Snap Shot: The Bulldog and the Blue in a bar, and the biggest fan of Riewoldt’s mark

Snap Shot is a weekly column taking a look at the lighter side of football.

When Ol’ Crippa met Ol’ Cordy

Former Western Bulldogs player Brian Cordy arrived in Broome last month after spending the previous six weeks camping in the middle of nowhere around the top of Western Australia to wait for his wife Karen to rejoin him from Victoria.

What better way to kill the time than to walk from the Cable Beach Caravan Park into the Divers Tavern to watch his son Zaine play for the Western Bulldogs against Carlton.

Patrick Cripps preparing for the Blues’ clash with the Sydney Swans.Credit:Getty Images

The only problem was finding a television showing the match, when every TV seemed to be tuned into West Coast’s snoozefest against Hawthorn at the MCG that day.

Cordy eventually spotted a small TV in the corner of one of the pub’s quietest bars, with one man perched in front of the screen holding a pint of beer for company. Cordy pulled up a chair and the pair got talking.

Soon it became evident that the man with the keen interest in the Blues was the Carlton skipper’s dad, Brad Cripps, who was travelling in the region with a bunch of mates. The pair watched their sons go at it as the Bulldogs eventually ran down the Blues to win by 16 points.

“He is a lovely fella,” Cordy said about Cripps’ dad.

“I was the one smiling at [the result at] the end so I had to buy a round of beers.”

They took a photo together so Brian could send it to the Curnows’ parents – Charlie and Zaine are mates from their schooldays – with the message ‘you wouldn’t guess who I bumped into’.

Eventually their catch up made it on to social media after Brian’s brother Neil – a media veteran who also played 235 games for the Bulldogs and the Swans – received the picture and sent it on for all to see.

As Brian says, parents of players have a bond, with most more concerned about their child’s welfare than how many kicks they get. As luck would have it, the pair also bumped into Darcy Cameron’s dad at the Divers Tavern that afternoon.

Now in Geraldton after spending time on what the Cordys describe as the magnificent WA coast, they will time their run perfectly to watch the Bulldogs play at Optus Stadium against Fremantle on Sunday and you can bet they will watch Patrick’s career unfold with renewed interest.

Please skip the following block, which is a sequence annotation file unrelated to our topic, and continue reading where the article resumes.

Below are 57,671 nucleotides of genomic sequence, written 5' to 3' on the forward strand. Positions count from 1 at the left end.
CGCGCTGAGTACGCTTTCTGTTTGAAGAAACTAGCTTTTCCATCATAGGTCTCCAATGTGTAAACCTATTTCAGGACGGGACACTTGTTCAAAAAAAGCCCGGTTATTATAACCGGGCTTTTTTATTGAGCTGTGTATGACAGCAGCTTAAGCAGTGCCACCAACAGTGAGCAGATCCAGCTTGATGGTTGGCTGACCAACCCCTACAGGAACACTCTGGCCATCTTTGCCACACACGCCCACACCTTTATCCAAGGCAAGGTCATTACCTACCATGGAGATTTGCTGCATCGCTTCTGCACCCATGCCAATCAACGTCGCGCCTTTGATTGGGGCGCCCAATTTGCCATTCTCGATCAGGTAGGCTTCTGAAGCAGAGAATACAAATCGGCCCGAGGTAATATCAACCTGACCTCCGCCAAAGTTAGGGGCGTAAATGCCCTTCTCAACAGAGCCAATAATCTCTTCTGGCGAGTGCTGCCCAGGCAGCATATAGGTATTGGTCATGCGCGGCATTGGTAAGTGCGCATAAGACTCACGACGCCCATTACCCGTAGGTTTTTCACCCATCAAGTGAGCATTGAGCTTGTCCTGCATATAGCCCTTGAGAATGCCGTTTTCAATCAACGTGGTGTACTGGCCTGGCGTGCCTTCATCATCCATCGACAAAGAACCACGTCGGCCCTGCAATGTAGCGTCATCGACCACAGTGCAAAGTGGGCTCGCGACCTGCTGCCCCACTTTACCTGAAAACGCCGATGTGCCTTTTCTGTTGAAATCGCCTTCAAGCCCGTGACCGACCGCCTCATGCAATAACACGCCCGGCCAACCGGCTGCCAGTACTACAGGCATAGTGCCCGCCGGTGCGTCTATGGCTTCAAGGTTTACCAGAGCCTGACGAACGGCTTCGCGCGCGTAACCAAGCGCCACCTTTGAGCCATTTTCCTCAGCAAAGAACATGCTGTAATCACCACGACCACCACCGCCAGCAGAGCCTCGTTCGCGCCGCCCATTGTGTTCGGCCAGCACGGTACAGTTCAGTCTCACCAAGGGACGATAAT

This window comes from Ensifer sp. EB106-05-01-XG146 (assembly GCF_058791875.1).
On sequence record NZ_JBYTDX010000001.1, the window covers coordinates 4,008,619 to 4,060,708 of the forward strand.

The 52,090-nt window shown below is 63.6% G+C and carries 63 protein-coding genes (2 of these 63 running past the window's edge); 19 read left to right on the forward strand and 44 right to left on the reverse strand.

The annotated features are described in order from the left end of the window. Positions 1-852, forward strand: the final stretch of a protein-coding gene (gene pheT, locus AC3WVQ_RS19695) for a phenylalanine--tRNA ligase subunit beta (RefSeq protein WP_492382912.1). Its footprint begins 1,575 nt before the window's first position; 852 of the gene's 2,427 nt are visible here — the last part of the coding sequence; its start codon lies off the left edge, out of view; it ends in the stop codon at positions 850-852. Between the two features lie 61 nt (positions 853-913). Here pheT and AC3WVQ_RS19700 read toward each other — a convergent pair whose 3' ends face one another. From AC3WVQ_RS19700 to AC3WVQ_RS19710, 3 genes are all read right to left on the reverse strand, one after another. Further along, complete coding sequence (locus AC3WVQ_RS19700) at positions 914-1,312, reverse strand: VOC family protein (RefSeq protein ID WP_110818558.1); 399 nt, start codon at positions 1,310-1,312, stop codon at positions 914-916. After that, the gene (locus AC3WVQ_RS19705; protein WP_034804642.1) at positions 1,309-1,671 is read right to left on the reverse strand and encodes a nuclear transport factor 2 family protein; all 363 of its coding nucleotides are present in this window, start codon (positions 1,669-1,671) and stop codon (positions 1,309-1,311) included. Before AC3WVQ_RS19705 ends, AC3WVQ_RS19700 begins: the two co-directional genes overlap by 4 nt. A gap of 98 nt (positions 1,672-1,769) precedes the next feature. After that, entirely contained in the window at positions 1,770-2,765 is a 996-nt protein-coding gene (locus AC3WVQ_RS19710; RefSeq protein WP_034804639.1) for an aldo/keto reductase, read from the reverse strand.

Was Riewoldt’s grab the best chest mark taken by a No.8 Tasmanian wearing a Tigers jumper?

Until Sunday, when Jack Riewoldt flew into the history books with his wonderful mark against the Giants, Michael Roach could lay claim to the best mark ever taken by a Tiger.

Roach’s mark against Hawthorn at the MCG in round five of 1979 is as famous as it was brilliant, a photographer capturing perfectly the moment when Roach took the mark hovered above a Hawthorn pack that included Hawks full-back Kelvin Moore and ruckman Terry Moore.

The Tigers voted it the best mark ever by a Richmond player when they celebrated their centenary in 2008.

Jack Riewoldt’s incredible mark against the Crows won’t be forgotten any time soon.Credit:Getty Images

But in the past two months, as Shai Bolton soared to the sky against Geelong in round eight and then Riewoldt did the seemingly impossible against the Giants, Roach’s mates have begun sending him texts telling him he was in danger of losing the title.

After Riewoldt’s mark, poor Roach can’t even claim to being the undisputed title-holder of the best chest mark taken by a former Tasmanian wearing the Tigers’ No.8 jumper.

“It was bloody courageous…I am a big Jack Riewoldt fan,” Roach said. “I’ll share it with him.”

Roach, who kicked 607 goals in 200 games with the Tigers, including a century in their 1980 premiership year, received nothing but a framed picture of the famous mark he took against Hawthorn in round five, 1979 when the ABC awarded his sensational grab the mark of the year.

Roach still has a few copies of photos taken of the mark but does not display them anywhere, with team photos taking pride of place. Although, his sense of humour hasn’t disappeared.

“I did think of using [the photo of the mark] to wallpaper my house,” Roach said.

And who could blame the famous No.8 who has the Tigers’ goalkicking award named after him, an award that Riewoldt and fellow Tasmanian Matthew Richardson have won 23 times between them since Roach’s career ended in 1989, a decade after the famous mark.

“It was just one of those lucky grabs in my younger years when I could jump and it was great that there was someone there that was able to [capture it in a photo],” Roach said.

June is ‘small forward month’ at Melbourne

While Richmond coach Damien Hardwick might have labelled July ‘big boy month’, we reckon Melbourne should call June ‘small forward month’.

Excitement machine: Kysaiah Pickett.Credit:Getty Images

That thought occurred to Snap Shot when we noticed that emerging small forward Kysaiah Pickett turns 20 on Wednesday, sharing a birth month with a couple of other small forwards Demons fans remember fondly.

Pickett turns 20 on June 2, sharing the Gemini star sign with Aaron Davey (178 games with Melbourne for 174 goals) who turns 38 on June 10, while Jeff Farmer (131/224) turns 44 a fortnight later on June 24.

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